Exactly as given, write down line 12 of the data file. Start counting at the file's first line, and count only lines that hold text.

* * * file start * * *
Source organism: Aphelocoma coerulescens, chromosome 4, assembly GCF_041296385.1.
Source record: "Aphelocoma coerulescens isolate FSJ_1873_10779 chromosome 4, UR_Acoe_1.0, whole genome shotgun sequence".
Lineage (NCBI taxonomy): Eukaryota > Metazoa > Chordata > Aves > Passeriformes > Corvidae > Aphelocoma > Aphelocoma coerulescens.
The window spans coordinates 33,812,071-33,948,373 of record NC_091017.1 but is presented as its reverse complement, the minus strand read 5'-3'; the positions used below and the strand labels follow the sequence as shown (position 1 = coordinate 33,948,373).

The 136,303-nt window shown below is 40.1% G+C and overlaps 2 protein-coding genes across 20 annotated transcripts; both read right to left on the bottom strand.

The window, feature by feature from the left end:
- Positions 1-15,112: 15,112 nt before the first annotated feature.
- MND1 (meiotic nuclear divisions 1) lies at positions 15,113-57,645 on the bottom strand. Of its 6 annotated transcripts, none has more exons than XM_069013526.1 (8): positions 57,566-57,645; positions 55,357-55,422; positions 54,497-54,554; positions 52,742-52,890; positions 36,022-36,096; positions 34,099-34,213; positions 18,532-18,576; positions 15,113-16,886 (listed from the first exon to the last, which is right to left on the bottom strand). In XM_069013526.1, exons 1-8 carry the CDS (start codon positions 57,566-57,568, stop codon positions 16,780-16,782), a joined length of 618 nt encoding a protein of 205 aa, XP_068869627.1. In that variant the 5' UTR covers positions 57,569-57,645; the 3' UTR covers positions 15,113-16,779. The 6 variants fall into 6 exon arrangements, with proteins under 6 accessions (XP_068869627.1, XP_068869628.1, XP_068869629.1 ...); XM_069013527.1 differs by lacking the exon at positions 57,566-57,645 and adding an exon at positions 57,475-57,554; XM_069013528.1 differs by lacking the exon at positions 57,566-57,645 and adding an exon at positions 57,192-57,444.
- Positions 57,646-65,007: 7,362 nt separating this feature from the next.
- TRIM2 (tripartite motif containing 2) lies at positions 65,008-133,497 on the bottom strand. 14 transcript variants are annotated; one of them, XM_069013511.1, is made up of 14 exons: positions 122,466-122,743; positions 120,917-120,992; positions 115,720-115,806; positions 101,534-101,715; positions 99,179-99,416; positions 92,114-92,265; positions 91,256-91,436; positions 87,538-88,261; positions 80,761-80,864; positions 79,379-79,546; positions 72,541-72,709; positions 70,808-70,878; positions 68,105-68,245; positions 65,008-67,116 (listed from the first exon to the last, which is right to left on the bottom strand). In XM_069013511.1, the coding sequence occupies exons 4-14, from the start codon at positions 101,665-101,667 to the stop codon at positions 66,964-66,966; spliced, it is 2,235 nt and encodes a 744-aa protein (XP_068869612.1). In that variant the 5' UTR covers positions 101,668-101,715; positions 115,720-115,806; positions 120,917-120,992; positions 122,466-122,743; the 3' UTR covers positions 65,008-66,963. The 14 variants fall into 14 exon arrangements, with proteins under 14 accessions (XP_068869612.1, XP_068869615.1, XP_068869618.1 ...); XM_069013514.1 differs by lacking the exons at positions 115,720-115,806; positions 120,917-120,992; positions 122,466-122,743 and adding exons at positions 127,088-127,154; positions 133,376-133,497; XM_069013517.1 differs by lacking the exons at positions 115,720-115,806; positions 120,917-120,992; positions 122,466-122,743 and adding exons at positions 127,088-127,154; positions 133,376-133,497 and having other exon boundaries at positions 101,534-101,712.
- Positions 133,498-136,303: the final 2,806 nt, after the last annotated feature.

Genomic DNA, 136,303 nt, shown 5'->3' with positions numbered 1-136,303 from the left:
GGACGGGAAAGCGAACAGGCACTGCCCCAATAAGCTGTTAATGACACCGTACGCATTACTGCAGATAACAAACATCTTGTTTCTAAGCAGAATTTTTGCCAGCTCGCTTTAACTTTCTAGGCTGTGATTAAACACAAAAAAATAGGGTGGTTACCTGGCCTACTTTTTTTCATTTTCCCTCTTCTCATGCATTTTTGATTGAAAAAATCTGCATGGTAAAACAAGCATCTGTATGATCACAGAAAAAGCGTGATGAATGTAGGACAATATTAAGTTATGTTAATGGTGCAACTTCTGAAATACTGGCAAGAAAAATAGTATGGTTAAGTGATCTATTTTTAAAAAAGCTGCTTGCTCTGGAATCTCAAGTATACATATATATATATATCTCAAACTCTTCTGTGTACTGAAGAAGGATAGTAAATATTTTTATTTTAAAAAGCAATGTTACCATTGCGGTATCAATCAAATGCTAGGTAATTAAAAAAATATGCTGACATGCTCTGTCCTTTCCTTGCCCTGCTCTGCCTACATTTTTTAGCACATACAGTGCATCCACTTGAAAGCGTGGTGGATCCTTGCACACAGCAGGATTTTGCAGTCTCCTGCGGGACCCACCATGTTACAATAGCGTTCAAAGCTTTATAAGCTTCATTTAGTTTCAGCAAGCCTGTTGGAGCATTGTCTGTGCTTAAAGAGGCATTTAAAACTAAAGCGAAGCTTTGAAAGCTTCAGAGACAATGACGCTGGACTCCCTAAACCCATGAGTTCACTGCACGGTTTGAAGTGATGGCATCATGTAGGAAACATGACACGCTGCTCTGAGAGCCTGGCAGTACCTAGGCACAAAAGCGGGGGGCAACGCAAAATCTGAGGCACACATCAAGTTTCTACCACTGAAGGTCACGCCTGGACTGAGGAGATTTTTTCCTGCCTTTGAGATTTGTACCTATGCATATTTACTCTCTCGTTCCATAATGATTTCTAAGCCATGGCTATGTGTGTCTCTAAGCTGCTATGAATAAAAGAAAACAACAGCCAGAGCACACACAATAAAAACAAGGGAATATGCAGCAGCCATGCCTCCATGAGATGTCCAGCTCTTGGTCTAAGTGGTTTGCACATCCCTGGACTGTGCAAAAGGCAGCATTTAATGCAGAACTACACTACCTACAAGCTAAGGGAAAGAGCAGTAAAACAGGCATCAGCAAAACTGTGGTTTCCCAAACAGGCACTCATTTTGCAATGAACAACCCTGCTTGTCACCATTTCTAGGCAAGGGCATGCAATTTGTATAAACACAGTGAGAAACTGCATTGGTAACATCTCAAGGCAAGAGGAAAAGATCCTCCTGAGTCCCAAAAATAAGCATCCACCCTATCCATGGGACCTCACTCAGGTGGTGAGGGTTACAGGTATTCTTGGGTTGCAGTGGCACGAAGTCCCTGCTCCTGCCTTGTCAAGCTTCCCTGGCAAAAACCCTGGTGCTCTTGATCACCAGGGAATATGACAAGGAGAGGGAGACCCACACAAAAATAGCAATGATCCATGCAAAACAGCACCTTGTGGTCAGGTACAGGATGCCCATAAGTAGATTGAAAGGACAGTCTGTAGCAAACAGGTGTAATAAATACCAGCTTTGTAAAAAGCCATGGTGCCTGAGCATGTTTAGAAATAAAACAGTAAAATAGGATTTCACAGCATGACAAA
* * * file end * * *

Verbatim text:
Genomic DNA, 136,303 nt, shown 5'->3' with positions numbered 1-136,303 from the left: